Little Victories: How Big Change Really Occurs

As the saying goes, even the longest journey starts with just one step.

Over the years, we have engaged with many clients who are dedicated to creating large-scale, significant, and sustainable changes in their organizations in an effort to drive success. Unfortunately, many of these well-intentioned executives believe that there is a silver bullet, or some grand gesture of change, that will accomplish their goals.

While significant changes can and do drive sustainable performance improvements, in my experiences, truly transformational change results from a few elusively simple things.

#1. Greater than the sum of its parts.

Large change is comprised of MANY small changes, or what I call little victories.

Think of any truly transformational change in society that has sustained the test of time, and I will show you a series of seemingly small steps that built upon each other toward the final outcome; events that very often inspired others to create little victories of their own. Those instances challenge the underlying beliefs and assumptions that people hold to be true about the current state.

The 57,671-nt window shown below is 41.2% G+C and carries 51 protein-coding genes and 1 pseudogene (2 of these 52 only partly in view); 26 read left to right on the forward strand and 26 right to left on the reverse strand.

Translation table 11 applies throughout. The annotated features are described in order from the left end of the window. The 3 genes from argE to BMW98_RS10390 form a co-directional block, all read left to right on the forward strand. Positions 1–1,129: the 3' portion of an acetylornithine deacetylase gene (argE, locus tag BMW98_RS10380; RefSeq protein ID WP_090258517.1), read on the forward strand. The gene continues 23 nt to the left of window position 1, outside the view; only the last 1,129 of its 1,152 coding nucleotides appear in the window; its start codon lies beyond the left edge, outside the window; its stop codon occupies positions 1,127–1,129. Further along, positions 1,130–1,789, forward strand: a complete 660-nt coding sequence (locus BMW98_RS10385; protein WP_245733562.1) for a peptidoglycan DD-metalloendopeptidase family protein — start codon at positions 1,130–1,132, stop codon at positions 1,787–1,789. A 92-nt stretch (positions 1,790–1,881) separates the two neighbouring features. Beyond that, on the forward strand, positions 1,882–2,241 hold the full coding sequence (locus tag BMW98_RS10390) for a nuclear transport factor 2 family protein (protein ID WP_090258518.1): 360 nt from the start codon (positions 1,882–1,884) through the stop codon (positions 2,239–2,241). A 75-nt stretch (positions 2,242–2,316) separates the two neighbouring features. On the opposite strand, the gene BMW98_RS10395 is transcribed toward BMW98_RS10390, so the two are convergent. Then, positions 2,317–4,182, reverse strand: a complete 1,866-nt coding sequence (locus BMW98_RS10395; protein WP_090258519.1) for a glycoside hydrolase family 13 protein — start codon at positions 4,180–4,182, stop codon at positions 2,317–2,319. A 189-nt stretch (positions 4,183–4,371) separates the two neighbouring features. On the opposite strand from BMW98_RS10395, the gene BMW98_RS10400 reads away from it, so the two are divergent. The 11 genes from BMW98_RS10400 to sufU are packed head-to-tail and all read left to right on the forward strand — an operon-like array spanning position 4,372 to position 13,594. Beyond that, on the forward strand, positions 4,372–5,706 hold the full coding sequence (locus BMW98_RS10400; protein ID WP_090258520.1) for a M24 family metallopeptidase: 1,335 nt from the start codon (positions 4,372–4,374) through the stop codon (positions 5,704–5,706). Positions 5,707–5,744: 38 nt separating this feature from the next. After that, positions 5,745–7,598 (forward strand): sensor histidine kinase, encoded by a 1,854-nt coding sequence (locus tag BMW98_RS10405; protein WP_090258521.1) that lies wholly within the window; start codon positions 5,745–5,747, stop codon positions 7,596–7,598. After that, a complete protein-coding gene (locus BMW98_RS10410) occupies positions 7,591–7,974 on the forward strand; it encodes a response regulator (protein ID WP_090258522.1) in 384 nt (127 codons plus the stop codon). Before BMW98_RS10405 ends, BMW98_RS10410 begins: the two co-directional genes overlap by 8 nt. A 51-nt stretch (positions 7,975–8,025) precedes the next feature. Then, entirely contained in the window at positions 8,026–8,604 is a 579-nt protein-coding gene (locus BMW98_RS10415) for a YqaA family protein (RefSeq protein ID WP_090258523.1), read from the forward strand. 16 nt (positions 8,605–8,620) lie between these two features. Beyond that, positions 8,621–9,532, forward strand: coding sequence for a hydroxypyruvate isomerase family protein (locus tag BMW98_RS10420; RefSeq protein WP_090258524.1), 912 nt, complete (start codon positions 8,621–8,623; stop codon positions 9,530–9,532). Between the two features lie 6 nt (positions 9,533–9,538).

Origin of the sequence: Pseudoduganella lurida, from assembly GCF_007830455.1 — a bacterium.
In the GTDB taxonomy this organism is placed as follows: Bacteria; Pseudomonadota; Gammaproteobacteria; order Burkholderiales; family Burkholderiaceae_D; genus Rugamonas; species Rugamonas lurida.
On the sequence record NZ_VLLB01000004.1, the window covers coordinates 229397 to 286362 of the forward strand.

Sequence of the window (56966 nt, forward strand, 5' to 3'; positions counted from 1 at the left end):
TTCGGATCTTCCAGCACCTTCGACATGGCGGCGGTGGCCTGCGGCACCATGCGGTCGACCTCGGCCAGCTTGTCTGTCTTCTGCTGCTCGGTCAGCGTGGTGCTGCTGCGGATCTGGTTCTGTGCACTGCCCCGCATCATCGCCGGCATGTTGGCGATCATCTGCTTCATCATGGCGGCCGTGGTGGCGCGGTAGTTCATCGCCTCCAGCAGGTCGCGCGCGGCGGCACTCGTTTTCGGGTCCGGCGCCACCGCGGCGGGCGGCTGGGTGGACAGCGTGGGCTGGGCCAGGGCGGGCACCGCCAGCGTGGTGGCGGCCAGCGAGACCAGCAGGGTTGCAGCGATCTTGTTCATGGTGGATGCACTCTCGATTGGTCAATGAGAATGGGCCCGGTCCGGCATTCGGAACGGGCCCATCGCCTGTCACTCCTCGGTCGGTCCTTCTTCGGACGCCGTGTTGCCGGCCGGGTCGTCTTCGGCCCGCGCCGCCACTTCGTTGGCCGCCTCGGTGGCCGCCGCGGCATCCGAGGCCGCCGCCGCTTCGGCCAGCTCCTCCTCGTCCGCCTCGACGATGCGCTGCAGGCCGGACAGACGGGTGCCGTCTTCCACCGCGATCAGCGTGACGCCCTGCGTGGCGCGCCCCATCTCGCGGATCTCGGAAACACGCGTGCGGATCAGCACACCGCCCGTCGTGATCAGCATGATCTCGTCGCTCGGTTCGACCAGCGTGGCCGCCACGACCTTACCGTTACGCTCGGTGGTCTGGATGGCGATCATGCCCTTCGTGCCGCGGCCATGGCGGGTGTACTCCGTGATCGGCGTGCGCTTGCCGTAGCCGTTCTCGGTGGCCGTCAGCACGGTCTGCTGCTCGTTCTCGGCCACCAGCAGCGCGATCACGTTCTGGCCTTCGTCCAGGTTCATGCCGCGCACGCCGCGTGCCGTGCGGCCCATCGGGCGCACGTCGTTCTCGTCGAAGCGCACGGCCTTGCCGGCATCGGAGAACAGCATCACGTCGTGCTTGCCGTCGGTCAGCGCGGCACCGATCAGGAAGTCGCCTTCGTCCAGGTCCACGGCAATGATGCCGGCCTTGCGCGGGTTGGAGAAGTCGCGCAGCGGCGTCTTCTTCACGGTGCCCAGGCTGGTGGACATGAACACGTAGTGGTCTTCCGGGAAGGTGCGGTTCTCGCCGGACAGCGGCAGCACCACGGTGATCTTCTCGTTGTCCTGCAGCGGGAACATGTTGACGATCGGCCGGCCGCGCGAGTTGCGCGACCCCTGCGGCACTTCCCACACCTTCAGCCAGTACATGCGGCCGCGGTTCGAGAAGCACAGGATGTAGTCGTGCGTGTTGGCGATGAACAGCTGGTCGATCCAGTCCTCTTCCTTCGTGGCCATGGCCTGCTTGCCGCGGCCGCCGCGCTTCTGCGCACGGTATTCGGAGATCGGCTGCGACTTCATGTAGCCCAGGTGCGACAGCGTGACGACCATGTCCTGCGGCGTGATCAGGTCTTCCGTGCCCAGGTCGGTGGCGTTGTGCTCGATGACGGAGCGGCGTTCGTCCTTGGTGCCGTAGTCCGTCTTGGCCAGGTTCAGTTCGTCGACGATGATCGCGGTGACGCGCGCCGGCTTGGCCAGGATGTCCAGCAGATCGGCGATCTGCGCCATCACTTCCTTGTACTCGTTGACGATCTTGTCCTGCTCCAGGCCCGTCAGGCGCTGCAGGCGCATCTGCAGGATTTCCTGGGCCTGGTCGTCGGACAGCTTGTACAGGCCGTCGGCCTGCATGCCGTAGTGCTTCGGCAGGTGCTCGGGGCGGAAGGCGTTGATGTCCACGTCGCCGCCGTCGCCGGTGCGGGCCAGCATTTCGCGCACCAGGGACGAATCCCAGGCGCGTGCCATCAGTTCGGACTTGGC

#2. It takes a village.

One person can rarely create and sustain organizational change that is truly transformational. It takes dialogue that creates a spark in people to step up and do something differently themselves. Engaging everyone in not only having a voice but in having a responsibility to drive small change at their level helps to build momentum and sustainability of what could be.

#3. Shout it from the rooftops.

Find ways to communicate the little victories to the masses. Let the positive change go viral throughout your organization. Transformational change achieves terminal velocity through the stories that people tell. These stories bring change to life; if they are capitalized on, they reinforce the desired behavior change.

At the end of the day, silver bullets are just about as rare as werewolves. Real, transformational change takes careful forethought, the investment of time and energy, and the willingness to let people take ownership of it.

What’s your little victory?